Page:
The first BBC’s use case trials of COGNITUS were successfully carried out during the Edinburgh Festivals 2017, to test the COGNITUS workflows, capture content during the live events, and use the material in new interesting ways. Some of the results are available below.
The preparation for the trials lasted several months, during which the project partners worked on related technical, editorial and logistical tasks. The COGNITUS platform was installed on specific servers at the BBC R&D premises in London, including the advanced COGNITUS content enhancement and processing modules, as well as various monitoring tools.
The Edinburgh trial focused on capturing of User Generated Content (UGC). The COGNITUS team handed out 18 mobile devices to volunteers tasked with capturing the energy and excitement of the event. Capturing happened using COGNITUS Android app, which allows content to be captured, tagged, and uploaded directly to the COGNITUS servers. The volunteers had a great time during some of the festival days, wondering around and capturing content with their mobile devices. More than 600 clips were captured, tagged and uploaded to COGNITUS be converted into semantically reach high quality, UHD, 50 fps, broadcast-standard video. To achieve that, captured UGC videos were processed using COGNITUS prototypes of spatial and temporal video processing, audio enhancement, semantic enrichment based on social media crawling, as well a number of quality assessment modules. Key technology enabling efficient distribution of COGNITUS high quality content, making use of the high efficiency HEVC Turing codec, has also been trialled.
Editing programmes based on UGC
To investigate how new editorial proposition can benefit from availability of UGC content, BBC R&D producers prepared examples of finished programmes based on material from COGNITUS trial.
In one of the trialled approaches volunteers were precisely briefed on what to capture and how to capture it. In this way the editorial direction comes from a producer role with knowledge of the event, as can be seen in the example below.
It has also been shown that interesting programmes which demonstrate dynamics of an open event can be achieved when volunteers are given less guidance on what to capture. However, the overall editing process and the final outcome benefit from giving some instructions to volunteers on what to avoid and how to ensure content is of good quality (no portrait videos allowed!). An example of the programme produced from such UGC contributions is shown below.
Giving the users a possibility to offer their content to producers opens space for creativity. Moreover, working closely with producers introduces structured approach in challenges that can lead to various novel editorial propositions. An overview of the whole flavours of UGC contributions is given in the following video.
As the first of its kind within the project, there were significant learnings gained from these trials, both from technical perspective, but also thanks to the valuable feedback of the volunteers that helped with the capturing, as well as the participants that helped to solve the logistical challenges arising during the trials in the field. The COGNITUS project partners are now in the process of making use of the incredible amount of data obtained as a result of these trials. If you are interested in hearing more about these trials or the COGNITUS project, do not hesitate to contact us. You can also find the COGNITUS team at the IBC 2017 convention in Amsterdam.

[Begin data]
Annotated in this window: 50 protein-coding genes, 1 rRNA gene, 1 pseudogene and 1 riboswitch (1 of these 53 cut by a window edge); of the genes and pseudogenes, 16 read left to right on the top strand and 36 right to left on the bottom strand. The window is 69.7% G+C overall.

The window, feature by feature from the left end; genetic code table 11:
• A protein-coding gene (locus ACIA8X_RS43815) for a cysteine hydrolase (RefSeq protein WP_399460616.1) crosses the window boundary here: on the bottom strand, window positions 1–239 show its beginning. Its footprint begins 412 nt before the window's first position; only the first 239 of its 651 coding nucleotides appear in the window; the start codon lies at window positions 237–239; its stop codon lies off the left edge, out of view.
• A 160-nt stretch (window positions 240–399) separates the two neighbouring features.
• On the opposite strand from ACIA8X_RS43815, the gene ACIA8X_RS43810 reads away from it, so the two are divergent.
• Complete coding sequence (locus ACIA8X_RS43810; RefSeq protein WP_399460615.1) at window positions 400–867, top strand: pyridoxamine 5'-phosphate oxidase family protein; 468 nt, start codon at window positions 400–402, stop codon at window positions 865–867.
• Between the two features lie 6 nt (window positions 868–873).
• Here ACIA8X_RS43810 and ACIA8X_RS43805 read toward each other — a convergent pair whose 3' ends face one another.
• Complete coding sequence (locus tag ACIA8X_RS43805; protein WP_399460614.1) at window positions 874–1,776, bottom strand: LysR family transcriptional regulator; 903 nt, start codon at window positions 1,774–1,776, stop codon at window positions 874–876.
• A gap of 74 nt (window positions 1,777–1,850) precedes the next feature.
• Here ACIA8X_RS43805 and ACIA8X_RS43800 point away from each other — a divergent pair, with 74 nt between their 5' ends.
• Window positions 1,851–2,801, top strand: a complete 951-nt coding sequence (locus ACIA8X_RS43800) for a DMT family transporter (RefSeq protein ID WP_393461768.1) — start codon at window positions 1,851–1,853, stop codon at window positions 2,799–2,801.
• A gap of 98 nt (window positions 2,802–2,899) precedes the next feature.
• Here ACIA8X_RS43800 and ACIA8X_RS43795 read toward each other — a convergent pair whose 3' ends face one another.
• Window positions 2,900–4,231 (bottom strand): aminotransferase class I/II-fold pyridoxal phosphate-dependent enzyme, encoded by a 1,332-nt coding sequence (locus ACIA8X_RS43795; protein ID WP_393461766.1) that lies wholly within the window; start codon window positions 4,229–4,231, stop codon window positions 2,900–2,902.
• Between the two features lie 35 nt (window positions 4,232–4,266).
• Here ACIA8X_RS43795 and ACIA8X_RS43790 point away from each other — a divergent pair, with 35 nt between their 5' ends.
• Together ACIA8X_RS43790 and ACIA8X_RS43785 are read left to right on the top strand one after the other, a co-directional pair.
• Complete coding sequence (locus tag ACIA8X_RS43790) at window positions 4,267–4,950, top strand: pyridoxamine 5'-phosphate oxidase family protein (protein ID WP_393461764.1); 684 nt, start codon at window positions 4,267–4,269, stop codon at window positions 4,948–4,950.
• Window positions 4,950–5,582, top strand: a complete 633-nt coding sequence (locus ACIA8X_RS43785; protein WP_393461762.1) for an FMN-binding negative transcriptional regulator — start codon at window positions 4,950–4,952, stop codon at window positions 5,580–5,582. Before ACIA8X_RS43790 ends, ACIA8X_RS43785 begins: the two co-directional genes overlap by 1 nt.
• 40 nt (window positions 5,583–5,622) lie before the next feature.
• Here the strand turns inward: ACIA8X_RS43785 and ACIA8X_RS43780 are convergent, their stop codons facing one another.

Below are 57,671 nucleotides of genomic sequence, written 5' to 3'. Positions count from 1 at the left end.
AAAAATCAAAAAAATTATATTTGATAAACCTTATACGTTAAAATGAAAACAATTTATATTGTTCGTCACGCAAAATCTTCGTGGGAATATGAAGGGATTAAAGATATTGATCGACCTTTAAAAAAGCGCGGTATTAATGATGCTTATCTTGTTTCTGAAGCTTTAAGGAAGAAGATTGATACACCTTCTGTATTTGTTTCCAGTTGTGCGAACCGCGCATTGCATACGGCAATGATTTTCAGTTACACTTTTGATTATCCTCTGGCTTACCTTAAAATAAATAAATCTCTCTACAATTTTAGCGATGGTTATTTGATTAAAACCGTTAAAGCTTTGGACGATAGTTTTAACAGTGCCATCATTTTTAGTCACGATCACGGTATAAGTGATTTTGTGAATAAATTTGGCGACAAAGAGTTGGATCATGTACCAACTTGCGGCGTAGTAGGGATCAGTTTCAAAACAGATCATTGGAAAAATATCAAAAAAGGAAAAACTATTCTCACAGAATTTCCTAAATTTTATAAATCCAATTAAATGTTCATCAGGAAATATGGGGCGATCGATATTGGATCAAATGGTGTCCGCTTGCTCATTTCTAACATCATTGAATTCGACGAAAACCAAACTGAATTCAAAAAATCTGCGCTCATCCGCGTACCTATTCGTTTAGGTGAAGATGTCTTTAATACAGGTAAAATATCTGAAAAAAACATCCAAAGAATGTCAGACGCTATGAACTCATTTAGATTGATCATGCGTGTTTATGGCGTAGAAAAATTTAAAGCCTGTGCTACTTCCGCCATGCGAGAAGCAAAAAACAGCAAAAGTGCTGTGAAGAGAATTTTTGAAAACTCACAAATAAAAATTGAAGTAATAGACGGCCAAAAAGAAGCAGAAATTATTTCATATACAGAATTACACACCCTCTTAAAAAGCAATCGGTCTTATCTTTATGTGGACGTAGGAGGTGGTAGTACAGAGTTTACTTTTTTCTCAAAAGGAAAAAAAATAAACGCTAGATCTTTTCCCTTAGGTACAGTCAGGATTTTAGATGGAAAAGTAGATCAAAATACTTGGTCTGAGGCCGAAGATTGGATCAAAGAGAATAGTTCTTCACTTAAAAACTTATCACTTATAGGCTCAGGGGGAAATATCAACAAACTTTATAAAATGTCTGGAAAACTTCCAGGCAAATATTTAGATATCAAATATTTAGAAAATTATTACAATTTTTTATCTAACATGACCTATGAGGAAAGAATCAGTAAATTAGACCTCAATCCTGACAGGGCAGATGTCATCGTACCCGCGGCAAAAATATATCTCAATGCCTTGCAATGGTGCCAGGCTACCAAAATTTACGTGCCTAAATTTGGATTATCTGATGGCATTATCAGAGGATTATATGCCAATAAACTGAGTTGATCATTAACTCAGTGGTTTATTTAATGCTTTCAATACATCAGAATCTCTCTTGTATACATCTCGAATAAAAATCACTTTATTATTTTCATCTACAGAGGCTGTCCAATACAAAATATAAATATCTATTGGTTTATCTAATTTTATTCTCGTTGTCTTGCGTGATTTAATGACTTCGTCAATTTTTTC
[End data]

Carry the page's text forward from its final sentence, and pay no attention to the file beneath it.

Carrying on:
Future media technologies in COGNITUS
COGNITUS exploits the very latest technology, including emerging standards which are available only in latest software and hardware products. The video delivery is supported by the high efficiency HEVC video codec. This is an advanced technology which allows video content to be transmitted at a fraction of the bitrates needed with legacy video coding standards. Unfortunately, not all browsers and devices yet support HEVC decoding. If you are viewing this webpage using a device that supports HEVC (this includes Windows 10 devices with the Edge browser, or some Android devices using proprietary browsers), then you can access the one of trial videos at the following links:
- UHD resolution (3840×2160) – 21Mbps
- HD resolution (1920×1080) – 8Mbps
- 1280×720 – 5Mbps
- 960×540 – 3Mbps
Similarly, the delivery of content envisaged by COGNITUS makes use of novel technology based on adaptive streaming. The DASH standard is utilised at this purpose, to serve content at different resolution: the player embedded in the browser will automatically select thr optimal resolution to display, based on local characteristics such as bandwidth and network conditions. Again, not all browsers are at the moment capable of supporting playback of DASH streams. If you have a supported browser, you should be able to see content in DASH in the player below. The content is being streamed directly from the COGNITUS video server. Two streams were generated, one containing only streams encoded with legacy AVC encoders, and the other also containing high quality HEVC streams.
The following EXPERIMENTAL player shows only legacy AVC streams. Playback experience may vary depending on the device being used.
The following EXPERIMENTAL player shows a full DASH streamer including high quality HEVC streams. Playback experience may vary depending on the device being used.
COGNITUS team would appreciate feedback on any of the aspects of this trial, including feedback on this experimental playback. You can add a comment below, or email us.